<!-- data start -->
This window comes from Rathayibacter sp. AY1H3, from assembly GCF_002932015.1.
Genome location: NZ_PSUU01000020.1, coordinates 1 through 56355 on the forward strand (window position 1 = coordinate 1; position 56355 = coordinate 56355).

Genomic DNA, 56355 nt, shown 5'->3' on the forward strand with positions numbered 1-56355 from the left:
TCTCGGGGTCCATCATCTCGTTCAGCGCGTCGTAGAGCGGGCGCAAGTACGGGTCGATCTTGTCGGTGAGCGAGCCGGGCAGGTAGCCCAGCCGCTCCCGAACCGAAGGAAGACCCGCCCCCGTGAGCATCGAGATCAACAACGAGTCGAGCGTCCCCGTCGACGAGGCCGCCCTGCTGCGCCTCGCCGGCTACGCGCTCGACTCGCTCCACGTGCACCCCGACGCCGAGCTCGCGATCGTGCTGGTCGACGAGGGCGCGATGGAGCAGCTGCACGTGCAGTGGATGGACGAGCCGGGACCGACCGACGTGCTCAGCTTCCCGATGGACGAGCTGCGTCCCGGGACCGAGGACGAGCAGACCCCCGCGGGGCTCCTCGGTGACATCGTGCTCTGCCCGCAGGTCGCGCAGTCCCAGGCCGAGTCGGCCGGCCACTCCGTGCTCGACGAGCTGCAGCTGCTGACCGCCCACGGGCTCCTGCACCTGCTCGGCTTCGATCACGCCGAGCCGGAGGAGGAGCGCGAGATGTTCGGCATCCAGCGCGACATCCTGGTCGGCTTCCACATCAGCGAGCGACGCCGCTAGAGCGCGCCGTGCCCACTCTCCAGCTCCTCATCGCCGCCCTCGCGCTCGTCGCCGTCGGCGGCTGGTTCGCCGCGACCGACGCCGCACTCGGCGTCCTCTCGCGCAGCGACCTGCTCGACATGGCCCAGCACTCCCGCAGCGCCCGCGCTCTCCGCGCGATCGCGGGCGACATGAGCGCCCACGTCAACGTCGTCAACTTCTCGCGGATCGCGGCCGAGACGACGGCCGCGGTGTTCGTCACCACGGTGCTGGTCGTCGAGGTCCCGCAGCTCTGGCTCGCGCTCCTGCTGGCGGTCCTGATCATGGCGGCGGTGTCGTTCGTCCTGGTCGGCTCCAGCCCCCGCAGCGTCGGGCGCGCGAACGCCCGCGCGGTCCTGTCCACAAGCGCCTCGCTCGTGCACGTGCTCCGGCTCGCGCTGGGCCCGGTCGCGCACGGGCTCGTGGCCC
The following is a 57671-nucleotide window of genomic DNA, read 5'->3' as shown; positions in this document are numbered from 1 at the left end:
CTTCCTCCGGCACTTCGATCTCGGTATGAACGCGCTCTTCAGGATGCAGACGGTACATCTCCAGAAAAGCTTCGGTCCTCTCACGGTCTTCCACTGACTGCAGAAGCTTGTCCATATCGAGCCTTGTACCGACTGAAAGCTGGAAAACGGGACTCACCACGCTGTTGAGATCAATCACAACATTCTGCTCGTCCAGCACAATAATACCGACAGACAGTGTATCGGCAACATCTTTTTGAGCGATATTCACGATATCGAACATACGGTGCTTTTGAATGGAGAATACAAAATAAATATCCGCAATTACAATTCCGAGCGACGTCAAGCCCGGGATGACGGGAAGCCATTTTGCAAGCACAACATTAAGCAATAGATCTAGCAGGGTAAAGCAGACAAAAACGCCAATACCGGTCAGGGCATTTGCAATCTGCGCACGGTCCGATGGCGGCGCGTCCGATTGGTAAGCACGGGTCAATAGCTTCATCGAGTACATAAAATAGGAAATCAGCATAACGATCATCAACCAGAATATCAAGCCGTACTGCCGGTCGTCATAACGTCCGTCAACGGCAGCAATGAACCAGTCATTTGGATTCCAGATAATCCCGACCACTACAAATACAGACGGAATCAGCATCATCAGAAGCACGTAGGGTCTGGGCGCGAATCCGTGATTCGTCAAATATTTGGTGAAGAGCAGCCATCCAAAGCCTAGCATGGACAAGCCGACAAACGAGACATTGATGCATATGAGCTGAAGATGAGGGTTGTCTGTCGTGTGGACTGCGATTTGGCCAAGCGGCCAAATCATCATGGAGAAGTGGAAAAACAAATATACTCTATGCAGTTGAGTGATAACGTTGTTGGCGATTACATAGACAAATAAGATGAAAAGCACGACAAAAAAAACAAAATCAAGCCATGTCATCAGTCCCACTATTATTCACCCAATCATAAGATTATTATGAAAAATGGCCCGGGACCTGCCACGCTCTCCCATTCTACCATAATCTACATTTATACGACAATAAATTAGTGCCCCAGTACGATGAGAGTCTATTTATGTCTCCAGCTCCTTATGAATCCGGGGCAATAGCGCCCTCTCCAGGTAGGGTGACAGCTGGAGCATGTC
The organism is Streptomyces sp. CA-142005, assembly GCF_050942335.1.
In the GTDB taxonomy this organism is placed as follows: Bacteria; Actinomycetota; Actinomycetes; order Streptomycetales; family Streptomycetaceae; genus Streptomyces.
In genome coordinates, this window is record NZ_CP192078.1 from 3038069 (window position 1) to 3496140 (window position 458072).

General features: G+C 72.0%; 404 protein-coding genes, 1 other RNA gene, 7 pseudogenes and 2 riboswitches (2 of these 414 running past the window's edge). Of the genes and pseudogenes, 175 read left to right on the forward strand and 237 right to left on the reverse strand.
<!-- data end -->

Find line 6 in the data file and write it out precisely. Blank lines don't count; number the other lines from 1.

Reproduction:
CTTCCTCCGGCACTTCGATCTCGGTATGAACGCGCTCTTCAGGATGCAGACGGTACATCTCCAGAAAAGCTTCGGTCCTCTCACGGTCTTCCACTGACTGCAGAAGCTTGTCCATATCGAGCCTTGTACCGACTGAAAGCTGGAAAACGGGACTCACCACGCTGTTGAGATCAATCACAACATTCTGCTCGTCCAGCACAATAATACCGACAGACAGTGTATCGGCAACATCTTTTTGAGCGATATTCACGATATCGAACATACGGTGCTTTTGAATGGAGAATACAAAATAAATATCCGCAATTACAATTCCGAGCGACGTCAAGCCCGGGATGACGGGAAGCCATTTTGCAAGCACAACATTAAGCAATAGATCTAGCAGGGTAAAGCAGACAAAAACGCCAATACCGGTCAGGGCATTTGCAATCTGCGCACGGTCCGATGGCGGCGCGTCCGATTGGTAAGCACGGGTCAATAGCTTCATCGAGTACATAAAATAGGAAATCAGCATAACGATCATCAACCAGAATATCAAGCCGTACTGCCGGTCGTCATAACGTCCGTCAACGGCAGCAATGAACCAGTCATTTGGATTCCAGATAATCCCGACCACTACAAATACAGACGGAATCAGCATCATCAGAAGCACGTAGGGTCTGGGCGCGAATCCGTGATTCGTCAAATATTTGGTGAAGAGCAGCCATCCAAAGCCTAGCATGGACAAGCCGACAAACGAGACATTGATGCATATGAGCTGAAGATGAGGGTTGTCTGTCGTGTGGACTGCGATTTGGCCAAGCGGCCAAATCATCATGGAGAAGTGGAAAAACAAATATACTCTATGCAGTTGAGTGATAACGTTGTTGGCGATTACATAGACAAATAAGATGAAAAGCACGACAAAAAAAACAAAATCAAGCCATGTCATCAGTCCCACTATTATTCACCCAATCATAAGATTATTATGAAAAATGGCCCGGGACCTGCCACGCTCTCCCATTCTACCATAATCTACATTTATACGACAATAAATTAGTGCCCCAGTACGATGAGAGTCTATTTATGTCTCCAGCTCCTTATGAATCCGGGGCAATAGCGCCCTCTCCAGGTAGGGTGACAGCTGGAGCATGTC